The Handi-Tenna 70 cm Portable Antenna

Here is a high-performance hand-held beam antenna that is easy to build and guaranteed to improve your downlink from the LEO satellites over ANY rubber duck or mobile whip. Like many satellite operators, I own an Arrow Antenna. That antenna is a great performer, but sometimes it is impractical for me to use it--it is just too big. I sometimes can use the dual-band mobile whip (mag mount) on my truck, but only on passes above 45 degrees (deaf below that).

What I really wanted was a small hand-held antenna I could fit under/behind the seat of my truck and just point out the window during a LEO pass. I recently conducted some experiments on a 4-element beam antenna for mode J downlink where I employed a folded-dipole feed to transform the feed impedance up from 25 Ohms to 100 Ohms--making circular polarization matching easy. I still had these parts laying around the garage (a.k.a. the R&D; lab) and ...

First, the design criteria:

1) It had to be flat enough to slide under my truck seat.
2) It had to be less than 18" overall length.
3) It had to cost less than $2.00 to build.

This first criterion rules out any sort of circular polarity scheme. The second, allowing for a handle, limits the actual antenna length to about 12". This last goal, of course, is up to the builder, but easily accomplished.

I designed this antenna as a very high-gain 3-element Yagi-Uda parasitic array. It has almost 10 dBi of free-space gain (9.7 dBi free-space and 15 dBi at 5' elevation). This high gain is at the sacrifice of two key variables: front-to-back ratio and feedpoint impedance. The E-Plane azimuth plot at the right depicts the gain pattern. The minimal front-to-back ratio, about 8:1, should not pose a problem unless you are in an area of extremely high intermod interference. The nominal feedpoint impedance is a very low 12.5 Ohms for a conventional dipole feed. Instead, a folded-dipole feed element is used to transform the feedpoint impedance up to 50 Ohms (4:1 ratio). Of course, this antenna is linearly polarized.

The basic antenna is built around a "boom" of 1/2" PVC pipe cut to 18" length. The antenna itself uses 12" of the boom length and I left 5" at the rear for the "handle" and 1" at the front to attach a PVC cap--gives it that finished look.A PVC coupling is used at the feedpoint to connect a couple of # 6-32 x 1/2" stainless steel bolts/nuts/washers to the coaxial cable (with crimpt style ring terminals). All three elements are formed from 10 gauge wire (insulated). The table below lists the dimensions and the sketch depicts the layout. These dimensions are fairly critical and you should strive for +/- 1/16" accuracy. All copper wire is used and the coax (with ring lugs) connects directly to the driven element to minimize Ohmic losses.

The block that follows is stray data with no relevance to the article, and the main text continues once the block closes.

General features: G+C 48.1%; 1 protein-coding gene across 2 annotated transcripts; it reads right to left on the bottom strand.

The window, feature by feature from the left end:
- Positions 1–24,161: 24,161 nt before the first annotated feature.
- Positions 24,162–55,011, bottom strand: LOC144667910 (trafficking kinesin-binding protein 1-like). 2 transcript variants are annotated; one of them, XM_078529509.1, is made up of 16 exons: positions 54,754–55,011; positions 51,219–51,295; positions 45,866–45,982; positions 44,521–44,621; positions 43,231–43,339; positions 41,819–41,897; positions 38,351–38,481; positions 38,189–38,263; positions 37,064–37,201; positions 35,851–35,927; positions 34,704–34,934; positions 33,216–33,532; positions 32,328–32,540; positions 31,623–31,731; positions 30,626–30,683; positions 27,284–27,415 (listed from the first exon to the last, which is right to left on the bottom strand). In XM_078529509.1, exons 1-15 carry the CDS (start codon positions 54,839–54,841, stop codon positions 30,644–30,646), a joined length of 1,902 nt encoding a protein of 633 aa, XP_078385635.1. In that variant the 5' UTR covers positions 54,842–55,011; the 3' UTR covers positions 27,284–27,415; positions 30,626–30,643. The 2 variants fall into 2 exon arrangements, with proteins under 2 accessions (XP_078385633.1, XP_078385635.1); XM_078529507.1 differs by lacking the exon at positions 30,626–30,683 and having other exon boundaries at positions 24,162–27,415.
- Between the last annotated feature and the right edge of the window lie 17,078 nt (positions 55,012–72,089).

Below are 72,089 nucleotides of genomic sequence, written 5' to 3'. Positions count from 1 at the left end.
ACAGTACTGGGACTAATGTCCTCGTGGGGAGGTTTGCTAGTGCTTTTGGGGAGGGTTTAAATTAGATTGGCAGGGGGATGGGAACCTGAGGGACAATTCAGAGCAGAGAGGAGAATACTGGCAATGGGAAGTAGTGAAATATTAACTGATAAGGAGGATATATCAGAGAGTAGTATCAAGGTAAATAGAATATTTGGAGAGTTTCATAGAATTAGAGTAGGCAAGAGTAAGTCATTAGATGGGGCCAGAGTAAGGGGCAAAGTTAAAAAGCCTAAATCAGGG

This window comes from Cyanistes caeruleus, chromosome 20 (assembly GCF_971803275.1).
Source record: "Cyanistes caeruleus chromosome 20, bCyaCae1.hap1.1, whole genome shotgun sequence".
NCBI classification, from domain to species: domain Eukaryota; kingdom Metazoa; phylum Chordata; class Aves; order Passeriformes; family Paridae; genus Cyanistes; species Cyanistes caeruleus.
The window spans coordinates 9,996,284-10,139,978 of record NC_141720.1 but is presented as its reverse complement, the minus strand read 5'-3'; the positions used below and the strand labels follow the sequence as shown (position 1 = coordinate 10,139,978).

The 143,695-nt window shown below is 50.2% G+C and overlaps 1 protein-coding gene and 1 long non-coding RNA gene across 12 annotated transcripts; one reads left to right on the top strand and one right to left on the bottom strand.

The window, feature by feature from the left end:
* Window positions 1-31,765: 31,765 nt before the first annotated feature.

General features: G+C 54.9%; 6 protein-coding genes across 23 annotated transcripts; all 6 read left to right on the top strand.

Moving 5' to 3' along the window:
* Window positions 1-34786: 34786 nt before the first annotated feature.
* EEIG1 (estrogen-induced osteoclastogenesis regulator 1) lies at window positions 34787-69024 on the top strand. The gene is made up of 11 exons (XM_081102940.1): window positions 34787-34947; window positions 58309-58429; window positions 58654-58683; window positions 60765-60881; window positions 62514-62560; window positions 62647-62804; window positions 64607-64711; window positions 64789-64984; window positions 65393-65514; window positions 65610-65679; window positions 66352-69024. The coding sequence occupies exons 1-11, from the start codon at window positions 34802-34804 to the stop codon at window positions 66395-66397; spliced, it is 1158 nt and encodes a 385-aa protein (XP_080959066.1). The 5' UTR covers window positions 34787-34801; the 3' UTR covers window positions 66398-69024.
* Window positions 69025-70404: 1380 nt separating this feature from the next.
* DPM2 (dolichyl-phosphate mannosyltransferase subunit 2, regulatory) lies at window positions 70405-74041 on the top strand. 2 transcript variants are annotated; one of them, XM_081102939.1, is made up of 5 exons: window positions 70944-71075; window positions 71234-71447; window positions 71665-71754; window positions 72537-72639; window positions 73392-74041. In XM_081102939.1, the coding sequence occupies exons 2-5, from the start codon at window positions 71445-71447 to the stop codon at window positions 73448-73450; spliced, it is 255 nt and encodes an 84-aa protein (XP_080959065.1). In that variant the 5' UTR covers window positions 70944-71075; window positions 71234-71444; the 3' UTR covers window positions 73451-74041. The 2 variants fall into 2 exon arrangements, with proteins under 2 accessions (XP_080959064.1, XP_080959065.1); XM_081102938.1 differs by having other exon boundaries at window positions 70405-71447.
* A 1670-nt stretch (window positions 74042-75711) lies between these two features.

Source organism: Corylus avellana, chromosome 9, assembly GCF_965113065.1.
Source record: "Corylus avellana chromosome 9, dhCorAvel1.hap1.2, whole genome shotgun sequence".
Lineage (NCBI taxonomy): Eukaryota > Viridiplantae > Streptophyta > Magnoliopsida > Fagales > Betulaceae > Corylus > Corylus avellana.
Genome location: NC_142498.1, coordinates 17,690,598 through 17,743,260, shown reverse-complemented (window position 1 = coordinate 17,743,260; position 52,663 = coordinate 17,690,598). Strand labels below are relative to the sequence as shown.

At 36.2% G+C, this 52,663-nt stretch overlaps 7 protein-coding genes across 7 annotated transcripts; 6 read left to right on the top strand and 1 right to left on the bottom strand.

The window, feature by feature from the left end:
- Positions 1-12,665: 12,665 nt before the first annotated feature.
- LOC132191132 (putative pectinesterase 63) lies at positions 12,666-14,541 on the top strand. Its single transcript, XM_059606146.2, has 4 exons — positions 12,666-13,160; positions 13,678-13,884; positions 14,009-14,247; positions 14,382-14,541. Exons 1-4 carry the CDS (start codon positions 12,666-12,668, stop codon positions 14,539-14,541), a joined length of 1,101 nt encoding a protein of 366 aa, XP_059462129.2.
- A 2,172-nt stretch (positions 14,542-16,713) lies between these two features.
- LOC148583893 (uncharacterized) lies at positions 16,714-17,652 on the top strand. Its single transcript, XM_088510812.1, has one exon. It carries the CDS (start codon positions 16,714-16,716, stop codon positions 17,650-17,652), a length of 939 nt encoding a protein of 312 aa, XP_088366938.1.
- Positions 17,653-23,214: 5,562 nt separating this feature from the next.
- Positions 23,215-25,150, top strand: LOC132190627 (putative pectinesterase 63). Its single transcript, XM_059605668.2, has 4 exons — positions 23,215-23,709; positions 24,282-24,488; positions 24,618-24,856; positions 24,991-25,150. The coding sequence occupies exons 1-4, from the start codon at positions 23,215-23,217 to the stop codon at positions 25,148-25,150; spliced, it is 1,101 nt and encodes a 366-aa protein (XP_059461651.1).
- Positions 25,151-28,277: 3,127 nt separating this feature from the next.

El. Length Spacing
Ref 13.00 (33 cm) 0.00
DE See Sketch 4.50 (11.5 cm)
D1 12.00 (30.5 cm) 12.00 (30.5 cm)

Install the driven element (make sightly larger and trim for SWR) and the director, but just try taping the reflector to the boom first. After adjusting the driven element for best SWR at 436.8 mHz, you can move the reflector slightly to get the SWR perfect. I used glue to hold the reflector and director in place and then spray painted the whole assembly a traditional aluminum color for a nice finished look. After all, if you are going to wave this thing around in the air and point it up in the sky, you want it to look profesional for the dumbfounded onlookers :-)

I used RG-8X and not the more common RG-58. For an equivalent 10' (2.5 m) of coax, RG-58 has 1.2 dB loss while RG-8X has only 0.8 dB loss. With LEO satellites, every fraction of a dB counts.

Testing an early prototype. Note the 3/4" PVC boom.
My lovely assistant, Lauren, out in the antenna "test range."

As the bird (AO-27) comes over the horizon, I hear the tell-tale signs of FM quieting. By 5 degrees above the horizon I can make out about 50 percent of the in-and-out audio. By 10 degrees above the horizon, the signal is strong and by 15 degrees it is full quieting. In terms of comparison, I get full-quieting at about 5 degrees with my Arrow Antenna.

I can also confirm (again) the polarization of choice for AO-27 is vertical. At times, a slight tilt of the antenna improves reception, but placing it horizontal completely obscures the signal.

This antenna makes a nice companion to the 2 meter vertical and can be used mobile, like I use it, or as a fairly light and compact backpacking setup.

(C) 2000, Gerald R. Brown, K5OE